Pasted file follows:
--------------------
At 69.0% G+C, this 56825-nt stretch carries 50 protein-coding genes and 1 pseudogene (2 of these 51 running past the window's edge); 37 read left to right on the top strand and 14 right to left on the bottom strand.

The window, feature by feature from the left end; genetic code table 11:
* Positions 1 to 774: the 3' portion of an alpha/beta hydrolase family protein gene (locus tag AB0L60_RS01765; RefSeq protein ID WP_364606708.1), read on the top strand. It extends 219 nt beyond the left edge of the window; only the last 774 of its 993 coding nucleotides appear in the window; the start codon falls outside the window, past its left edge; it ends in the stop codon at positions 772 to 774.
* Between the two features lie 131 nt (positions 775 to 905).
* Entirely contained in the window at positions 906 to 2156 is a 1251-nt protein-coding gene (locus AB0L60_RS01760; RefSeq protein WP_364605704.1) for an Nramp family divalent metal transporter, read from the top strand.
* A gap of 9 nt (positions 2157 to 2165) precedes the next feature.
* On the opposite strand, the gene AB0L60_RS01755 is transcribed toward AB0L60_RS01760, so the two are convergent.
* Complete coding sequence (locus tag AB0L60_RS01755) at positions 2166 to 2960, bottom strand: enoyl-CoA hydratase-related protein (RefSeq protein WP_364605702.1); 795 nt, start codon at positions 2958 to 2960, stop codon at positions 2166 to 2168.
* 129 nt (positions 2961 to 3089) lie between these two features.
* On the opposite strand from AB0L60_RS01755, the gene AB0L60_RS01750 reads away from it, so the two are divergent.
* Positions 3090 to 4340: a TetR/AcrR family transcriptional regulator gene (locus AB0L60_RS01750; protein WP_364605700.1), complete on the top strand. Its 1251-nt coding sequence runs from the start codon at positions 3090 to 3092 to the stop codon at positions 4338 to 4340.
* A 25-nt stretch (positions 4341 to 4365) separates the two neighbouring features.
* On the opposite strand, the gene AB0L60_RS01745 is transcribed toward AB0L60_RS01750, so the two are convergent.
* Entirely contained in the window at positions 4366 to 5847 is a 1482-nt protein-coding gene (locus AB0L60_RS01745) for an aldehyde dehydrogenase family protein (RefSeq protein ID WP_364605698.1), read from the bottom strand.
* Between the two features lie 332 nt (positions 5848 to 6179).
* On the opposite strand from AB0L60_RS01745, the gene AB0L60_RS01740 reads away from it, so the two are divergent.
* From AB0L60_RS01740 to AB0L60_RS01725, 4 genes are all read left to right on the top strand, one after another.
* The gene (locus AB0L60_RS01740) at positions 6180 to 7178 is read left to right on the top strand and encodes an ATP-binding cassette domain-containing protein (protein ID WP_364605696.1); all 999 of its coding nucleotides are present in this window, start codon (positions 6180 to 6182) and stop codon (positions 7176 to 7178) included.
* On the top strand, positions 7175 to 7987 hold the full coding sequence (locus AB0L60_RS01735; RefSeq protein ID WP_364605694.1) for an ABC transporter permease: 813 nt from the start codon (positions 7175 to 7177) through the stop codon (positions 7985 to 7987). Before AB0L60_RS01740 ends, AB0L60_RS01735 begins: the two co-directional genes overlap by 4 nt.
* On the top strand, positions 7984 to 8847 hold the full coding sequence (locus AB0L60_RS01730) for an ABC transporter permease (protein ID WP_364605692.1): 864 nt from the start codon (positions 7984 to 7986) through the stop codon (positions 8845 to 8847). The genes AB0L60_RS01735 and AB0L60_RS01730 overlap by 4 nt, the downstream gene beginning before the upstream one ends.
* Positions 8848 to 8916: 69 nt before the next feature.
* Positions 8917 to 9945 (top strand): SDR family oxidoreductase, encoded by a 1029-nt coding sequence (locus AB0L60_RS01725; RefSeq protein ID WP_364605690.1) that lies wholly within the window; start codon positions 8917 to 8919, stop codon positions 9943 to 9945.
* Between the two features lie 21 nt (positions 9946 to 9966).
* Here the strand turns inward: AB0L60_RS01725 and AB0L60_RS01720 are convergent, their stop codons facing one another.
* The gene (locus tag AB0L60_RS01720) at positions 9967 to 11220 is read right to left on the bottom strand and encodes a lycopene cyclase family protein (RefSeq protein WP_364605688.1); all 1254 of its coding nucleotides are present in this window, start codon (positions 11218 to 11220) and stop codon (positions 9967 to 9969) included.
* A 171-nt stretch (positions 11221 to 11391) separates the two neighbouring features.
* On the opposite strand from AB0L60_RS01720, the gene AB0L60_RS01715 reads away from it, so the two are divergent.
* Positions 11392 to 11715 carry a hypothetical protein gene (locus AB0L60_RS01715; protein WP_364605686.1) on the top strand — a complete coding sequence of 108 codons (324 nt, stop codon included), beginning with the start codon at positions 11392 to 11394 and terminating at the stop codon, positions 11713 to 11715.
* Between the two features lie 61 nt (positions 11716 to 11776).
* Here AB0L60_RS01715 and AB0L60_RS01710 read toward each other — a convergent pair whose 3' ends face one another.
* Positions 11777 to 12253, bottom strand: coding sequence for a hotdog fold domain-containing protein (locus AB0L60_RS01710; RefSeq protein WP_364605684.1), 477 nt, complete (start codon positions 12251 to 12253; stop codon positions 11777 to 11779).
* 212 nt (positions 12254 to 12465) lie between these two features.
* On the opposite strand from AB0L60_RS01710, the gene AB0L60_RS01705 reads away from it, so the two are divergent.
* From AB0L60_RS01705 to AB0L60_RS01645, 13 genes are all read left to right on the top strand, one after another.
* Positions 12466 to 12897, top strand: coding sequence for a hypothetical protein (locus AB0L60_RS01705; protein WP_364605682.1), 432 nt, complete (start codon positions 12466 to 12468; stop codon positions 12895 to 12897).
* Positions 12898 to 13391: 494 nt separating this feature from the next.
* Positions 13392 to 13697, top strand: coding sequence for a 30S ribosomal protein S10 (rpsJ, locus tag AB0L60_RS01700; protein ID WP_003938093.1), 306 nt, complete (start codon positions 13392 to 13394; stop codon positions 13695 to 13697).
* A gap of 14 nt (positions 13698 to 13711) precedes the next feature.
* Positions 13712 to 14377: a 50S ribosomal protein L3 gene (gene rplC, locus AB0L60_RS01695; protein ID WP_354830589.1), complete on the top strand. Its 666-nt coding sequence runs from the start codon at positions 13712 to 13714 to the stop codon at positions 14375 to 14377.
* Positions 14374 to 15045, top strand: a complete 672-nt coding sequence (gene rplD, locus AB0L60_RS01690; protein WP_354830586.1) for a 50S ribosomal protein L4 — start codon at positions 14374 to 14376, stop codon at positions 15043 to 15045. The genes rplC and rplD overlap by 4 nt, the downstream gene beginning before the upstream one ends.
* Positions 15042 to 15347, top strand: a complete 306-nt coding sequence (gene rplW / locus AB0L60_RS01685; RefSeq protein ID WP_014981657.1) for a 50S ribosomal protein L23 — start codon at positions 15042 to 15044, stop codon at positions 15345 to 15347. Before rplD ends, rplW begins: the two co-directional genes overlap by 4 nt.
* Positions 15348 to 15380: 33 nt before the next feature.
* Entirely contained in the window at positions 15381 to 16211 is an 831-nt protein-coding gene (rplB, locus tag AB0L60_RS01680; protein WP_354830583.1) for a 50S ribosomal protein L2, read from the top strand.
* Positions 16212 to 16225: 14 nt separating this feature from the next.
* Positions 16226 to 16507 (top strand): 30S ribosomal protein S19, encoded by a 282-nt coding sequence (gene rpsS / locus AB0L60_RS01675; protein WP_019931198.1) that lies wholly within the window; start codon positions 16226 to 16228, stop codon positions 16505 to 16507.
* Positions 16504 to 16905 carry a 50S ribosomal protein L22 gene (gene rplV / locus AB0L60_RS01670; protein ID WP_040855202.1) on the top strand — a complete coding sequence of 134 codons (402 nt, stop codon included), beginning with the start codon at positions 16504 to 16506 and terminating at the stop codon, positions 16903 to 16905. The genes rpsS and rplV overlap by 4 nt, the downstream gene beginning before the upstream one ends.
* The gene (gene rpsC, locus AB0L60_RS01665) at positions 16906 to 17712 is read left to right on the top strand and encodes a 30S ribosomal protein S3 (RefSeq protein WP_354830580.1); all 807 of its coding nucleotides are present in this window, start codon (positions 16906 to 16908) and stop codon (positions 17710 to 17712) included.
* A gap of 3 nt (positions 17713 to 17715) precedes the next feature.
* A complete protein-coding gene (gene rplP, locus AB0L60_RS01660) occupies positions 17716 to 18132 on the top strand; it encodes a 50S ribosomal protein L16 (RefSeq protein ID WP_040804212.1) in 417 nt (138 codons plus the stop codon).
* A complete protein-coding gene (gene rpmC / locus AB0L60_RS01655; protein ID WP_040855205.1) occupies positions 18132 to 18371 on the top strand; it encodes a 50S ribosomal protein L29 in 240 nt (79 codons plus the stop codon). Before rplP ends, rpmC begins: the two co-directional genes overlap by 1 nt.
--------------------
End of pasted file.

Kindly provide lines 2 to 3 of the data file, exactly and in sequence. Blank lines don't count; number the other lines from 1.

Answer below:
The window, feature by feature from the left end; genetic code table 11:
* Positions 1 to 774: the 3' portion of an alpha/beta hydrolase family protein gene (locus tag AB0L60_RS01765; RefSeq protein ID WP_364606708.1), read on the top strand. It extends 219 nt beyond the left edge of the window; only the last 774 of its 993 coding nucleotides appear in the window; the start codon falls outside the window, past its left edge; it ends in the stop codon at positions 772 to 774.